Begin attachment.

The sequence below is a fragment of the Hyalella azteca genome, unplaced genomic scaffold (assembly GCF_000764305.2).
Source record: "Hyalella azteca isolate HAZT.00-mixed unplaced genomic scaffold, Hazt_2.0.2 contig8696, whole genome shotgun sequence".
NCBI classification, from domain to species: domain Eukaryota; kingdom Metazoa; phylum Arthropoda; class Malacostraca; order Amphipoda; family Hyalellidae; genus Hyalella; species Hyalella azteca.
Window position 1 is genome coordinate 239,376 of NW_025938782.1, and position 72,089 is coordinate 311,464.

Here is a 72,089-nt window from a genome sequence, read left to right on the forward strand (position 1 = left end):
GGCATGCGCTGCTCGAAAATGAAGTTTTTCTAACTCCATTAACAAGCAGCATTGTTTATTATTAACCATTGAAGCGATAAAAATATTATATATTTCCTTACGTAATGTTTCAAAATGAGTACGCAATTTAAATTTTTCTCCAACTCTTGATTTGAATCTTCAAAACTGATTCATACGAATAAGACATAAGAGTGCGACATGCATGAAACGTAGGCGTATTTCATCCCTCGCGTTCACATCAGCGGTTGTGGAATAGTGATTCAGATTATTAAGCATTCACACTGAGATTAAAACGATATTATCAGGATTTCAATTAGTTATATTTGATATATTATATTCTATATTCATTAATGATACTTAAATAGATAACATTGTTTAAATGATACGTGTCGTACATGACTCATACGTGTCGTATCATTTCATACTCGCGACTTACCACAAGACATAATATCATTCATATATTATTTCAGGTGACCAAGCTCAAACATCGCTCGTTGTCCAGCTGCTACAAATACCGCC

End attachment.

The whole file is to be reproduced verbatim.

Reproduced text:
The sequence below is a fragment of the Hyalella azteca genome, unplaced genomic scaffold (assembly GCF_000764305.2).
Source record: "Hyalella azteca isolate HAZT.00-mixed unplaced genomic scaffold, Hazt_2.0.2 contig8696, whole genome shotgun sequence".
NCBI classification, from domain to species: domain Eukaryota; kingdom Metazoa; phylum Arthropoda; class Malacostraca; order Amphipoda; family Hyalellidae; genus Hyalella; species Hyalella azteca.
Window position 1 is genome coordinate 239,376 of NW_025938782.1, and position 72,089 is coordinate 311,464.

Here is a 72,089-nt window from a genome sequence, read left to right on the forward strand (position 1 = left end):
GGCATGCGCTGCTCGAAAATGAAGTTTTTCTAACTCCATTAACAAGCAGCATTGTTTATTATTAACCATTGAAGCGATAAAAATATTATATATTTCCTTACGTAATGTTTCAAAATGAGTACGCAATTTAAATTTTTCTCCAACTCTTGATTTGAATCTTCAAAACTGATTCATACGAATAAGACATAAGAGTGCGACATGCATGAAACGTAGGCGTATTTCATCCCTCGCGTTCACATCAGCGGTTGTGGAATAGTGATTCAGATTATTAAGCATTCACACTGAGATTAAAACGATATTATCAGGATTTCAATTAGTTATATTTGATATATTATATTCTATATTCATTAATGATACTTAAATAGATAACATTGTTTAAATGATACGTGTCGTACATGACTCATACGTGTCGTATCATTTCATACTCGCGACTTACCACAAGACATAATATCATTCATATATTATTTCAGGTGACCAAGCTCAAACATCGCTCGTTGTCCAGCTGCTACAAATACCGCC